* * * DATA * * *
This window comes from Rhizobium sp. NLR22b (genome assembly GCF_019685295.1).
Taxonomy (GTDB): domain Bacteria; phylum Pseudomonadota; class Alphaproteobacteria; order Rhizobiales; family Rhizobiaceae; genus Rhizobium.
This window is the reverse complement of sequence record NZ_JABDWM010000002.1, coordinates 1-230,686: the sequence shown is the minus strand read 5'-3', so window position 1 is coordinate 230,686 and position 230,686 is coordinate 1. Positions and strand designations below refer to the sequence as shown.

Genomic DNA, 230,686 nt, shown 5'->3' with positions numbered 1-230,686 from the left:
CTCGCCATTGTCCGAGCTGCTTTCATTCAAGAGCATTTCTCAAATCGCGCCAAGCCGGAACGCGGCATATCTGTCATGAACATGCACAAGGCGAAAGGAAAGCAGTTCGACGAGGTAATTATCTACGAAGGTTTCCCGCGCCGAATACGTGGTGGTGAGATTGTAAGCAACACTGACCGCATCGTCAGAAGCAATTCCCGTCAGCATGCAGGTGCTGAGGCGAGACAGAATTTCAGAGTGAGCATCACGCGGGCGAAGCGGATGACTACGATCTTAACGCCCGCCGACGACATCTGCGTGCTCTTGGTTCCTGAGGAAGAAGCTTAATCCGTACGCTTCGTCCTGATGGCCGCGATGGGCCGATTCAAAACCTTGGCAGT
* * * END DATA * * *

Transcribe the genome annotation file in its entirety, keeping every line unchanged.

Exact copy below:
This window comes from Rhizobium sp. NLR22b (genome assembly GCF_019685295.1).
Taxonomy (GTDB): domain Bacteria; phylum Pseudomonadota; class Alphaproteobacteria; order Rhizobiales; family Rhizobiaceae; genus Rhizobium.
This window is the reverse complement of sequence record NZ_JABDWM010000002.1, coordinates 1-230,686: the sequence shown is the minus strand read 5'-3', so window position 1 is coordinate 230,686 and position 230,686 is coordinate 1. Positions and strand designations below refer to the sequence as shown.

Genomic DNA, 230,686 nt, shown 5'->3' with positions numbered 1-230,686 from the left:
CTCGCCATTGTCCGAGCTGCTTTCATTCAAGAGCATTTCTCAAATCGCGCCAAGCCGGAACGCGGCATATCTGTCATGAACATGCACAAGGCGAAAGGAAAGCAGTTCGACGAGGTAATTATCTACGAAGGTTTCCCGCGCCGAATACGTGGTGGTGAGATTGTAAGCAACACTGACCGCATCGTCAGAAGCAATTCCCGTCAGCATGCAGGTGCTGAGGCGAGACAGAATTTCAGAGTGAGCATCACGCGGGCGAAGCGGATGACTACGATCTTAACGCCCGCCGACGACATCTGCGTGCTCTTGGTTCCTGAGGAAGAAGCTTAATCCGTACGCTTCGTCCTGATGGCCGCGATGGGCCGATTCAAAACCTTGGCAGT